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posted: 6/9/2012 7:38 AM

Group trains dogs to treat neurological disorders

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  • Tiffany Denyer, president of Wilderwood Service Dogs in Willisville, Ill., works with a service dog May 24. Denyer and her colleagues at Wilderwood are on the cutting edge of research and execution of the training of dogs to work with individuals with neurological disorders.

      Tiffany Denyer, president of Wilderwood Service Dogs in Willisville, Ill., works with a service dog May 24. Denyer and her colleagues at Wilderwood are on the cutting edge of research and execution of the training of dogs to work with individuals with neurological disorders.
    Associated Press

 
Associated Press

WILLISVILLE, Ill. -- Many of the small towns dotting the southern Illinois landscape go unnoticed -- and Willisville is no different.

Fewer than 700 people call the Illinois 4 town in Perry County home, and even many lifelong southern Illinoisans would have trouble finding the community on a map.

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But on the outskirts of town, Tiffany Denyer and her colleagues at Wilderwood Service Dogs are on the cutting edge of research and execution of the training of dogs to work with individuals with neurological disorders.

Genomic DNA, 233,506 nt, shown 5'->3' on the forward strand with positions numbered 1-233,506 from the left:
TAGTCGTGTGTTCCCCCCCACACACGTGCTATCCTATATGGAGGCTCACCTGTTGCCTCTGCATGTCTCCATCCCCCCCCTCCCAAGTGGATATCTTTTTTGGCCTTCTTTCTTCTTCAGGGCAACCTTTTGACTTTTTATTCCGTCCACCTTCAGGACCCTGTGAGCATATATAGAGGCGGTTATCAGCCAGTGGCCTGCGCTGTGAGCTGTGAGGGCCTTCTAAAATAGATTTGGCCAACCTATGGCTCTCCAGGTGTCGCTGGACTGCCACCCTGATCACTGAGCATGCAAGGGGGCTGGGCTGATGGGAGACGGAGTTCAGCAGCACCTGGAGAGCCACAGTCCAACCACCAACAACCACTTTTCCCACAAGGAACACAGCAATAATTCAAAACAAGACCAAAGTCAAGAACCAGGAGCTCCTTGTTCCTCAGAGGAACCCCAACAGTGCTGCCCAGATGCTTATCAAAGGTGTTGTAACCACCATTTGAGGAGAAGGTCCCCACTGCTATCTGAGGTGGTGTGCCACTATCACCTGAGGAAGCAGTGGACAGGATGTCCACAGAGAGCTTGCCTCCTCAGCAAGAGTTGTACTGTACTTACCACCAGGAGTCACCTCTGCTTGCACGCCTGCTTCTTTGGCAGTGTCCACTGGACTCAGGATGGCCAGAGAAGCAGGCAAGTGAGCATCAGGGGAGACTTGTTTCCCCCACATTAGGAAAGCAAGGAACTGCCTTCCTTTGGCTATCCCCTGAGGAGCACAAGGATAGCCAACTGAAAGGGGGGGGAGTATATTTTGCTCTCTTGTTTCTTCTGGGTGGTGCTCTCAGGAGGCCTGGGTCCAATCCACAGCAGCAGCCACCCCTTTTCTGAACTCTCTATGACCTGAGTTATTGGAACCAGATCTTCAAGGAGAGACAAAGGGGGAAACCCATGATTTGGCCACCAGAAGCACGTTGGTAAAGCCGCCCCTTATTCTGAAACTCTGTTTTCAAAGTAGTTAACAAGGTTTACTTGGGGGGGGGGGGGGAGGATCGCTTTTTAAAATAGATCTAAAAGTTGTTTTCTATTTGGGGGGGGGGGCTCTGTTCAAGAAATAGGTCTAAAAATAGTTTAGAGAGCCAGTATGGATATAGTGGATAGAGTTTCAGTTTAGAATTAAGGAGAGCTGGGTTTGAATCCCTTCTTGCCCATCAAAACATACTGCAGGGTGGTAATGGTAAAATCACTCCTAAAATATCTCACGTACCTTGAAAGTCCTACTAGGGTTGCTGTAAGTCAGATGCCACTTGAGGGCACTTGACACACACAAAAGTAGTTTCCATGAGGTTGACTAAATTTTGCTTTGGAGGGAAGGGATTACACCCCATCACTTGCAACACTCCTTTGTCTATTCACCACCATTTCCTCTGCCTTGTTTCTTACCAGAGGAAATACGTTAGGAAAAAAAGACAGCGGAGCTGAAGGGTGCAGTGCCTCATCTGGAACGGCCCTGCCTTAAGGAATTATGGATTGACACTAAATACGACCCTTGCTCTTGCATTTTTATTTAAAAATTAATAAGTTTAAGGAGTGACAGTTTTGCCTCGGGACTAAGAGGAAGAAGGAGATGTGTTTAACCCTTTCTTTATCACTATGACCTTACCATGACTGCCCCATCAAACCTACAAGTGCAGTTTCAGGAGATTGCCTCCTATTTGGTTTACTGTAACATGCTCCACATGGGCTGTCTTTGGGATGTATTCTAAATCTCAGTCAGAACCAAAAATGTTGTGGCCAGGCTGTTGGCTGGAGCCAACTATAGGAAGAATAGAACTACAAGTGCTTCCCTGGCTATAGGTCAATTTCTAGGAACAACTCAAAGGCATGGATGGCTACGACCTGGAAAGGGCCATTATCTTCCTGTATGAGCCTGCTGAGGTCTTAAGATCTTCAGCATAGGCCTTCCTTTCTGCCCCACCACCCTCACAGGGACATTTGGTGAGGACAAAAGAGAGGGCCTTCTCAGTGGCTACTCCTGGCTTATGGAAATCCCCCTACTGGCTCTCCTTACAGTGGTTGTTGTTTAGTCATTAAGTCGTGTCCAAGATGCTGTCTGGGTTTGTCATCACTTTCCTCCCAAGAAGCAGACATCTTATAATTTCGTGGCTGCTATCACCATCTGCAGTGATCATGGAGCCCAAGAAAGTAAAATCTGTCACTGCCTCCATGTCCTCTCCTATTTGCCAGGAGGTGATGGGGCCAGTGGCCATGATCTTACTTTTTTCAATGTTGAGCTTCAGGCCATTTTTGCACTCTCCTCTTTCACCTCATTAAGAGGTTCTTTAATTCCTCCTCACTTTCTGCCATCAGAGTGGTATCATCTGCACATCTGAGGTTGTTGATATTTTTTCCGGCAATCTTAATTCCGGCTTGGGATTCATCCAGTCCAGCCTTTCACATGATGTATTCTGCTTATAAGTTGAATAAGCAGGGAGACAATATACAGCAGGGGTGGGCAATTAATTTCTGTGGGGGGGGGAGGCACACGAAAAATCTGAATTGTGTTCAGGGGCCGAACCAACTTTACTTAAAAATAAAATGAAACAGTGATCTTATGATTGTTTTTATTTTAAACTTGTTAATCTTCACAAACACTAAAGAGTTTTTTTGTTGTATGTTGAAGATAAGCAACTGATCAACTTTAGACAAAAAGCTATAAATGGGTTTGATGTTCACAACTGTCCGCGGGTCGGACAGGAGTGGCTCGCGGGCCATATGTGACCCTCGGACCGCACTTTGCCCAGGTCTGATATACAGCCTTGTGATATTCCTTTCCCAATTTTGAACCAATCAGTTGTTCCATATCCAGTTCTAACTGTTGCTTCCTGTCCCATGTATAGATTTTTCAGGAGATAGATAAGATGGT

The organization, founded in Tennessee in 2005, moved to Willisville in January 2011. Denyer founded the organization to work with people of all ages suffering from brain disorders, including autism and Asperger's, stroke and brain injury, and Alzheimer's and dementia.

"I do what I do because I love the families I work with," Denyer said. "I love the difference these dogs make; it's the 'See, it works,' moment. Any time I can get that message out there, it's wonderful."

Before working with canines, Denyer spent her career working at a psychiatric care facility. Not seeing the results she hoped for, she started exploring animal training with her personal pets. Determining it to be a viable option for the future, she left her job and continued her education.

The hard work has paid off, as she has now placed about 70 dogs in various homes. The animals are trained for a variety of uses, including alerting other family members if someone is trying to leave the house and simply just providing comfort.

But outside organizations are also taking note. Earlier this month, Denyer was inducted into the St. Louis University Entrepreneurial Hall of Fame. She has also been working with Maryville College in Tennessee to support her cause.

"It's really rewarding," she said. "It's really changes people's lives."

But like many others in similar situations, Denyer and her colleagues can't do everything alone. While they train dogs to help clients across the country, they need help closer to home in southern Illinois.

Volunteers are constantly being sought for many different levels of involvement. People can come to the home facility and walk and work with the motley crew of canines that call Wilderwood home, or they can offer a foster home for weekend respite. By taking a dog into one's home for even just a weekend, a person can make a big difference in training the animals and getting them accustomed to being in a home.

Monetary donations are also accepted. To learn more about volunteering or donating to Wilderwood, call 618-497-2051.

"We are literally changing lives; we're doing cutting-edge research," Denyer said. "Whether you like kids or the elderly or dogs, we've got it all."

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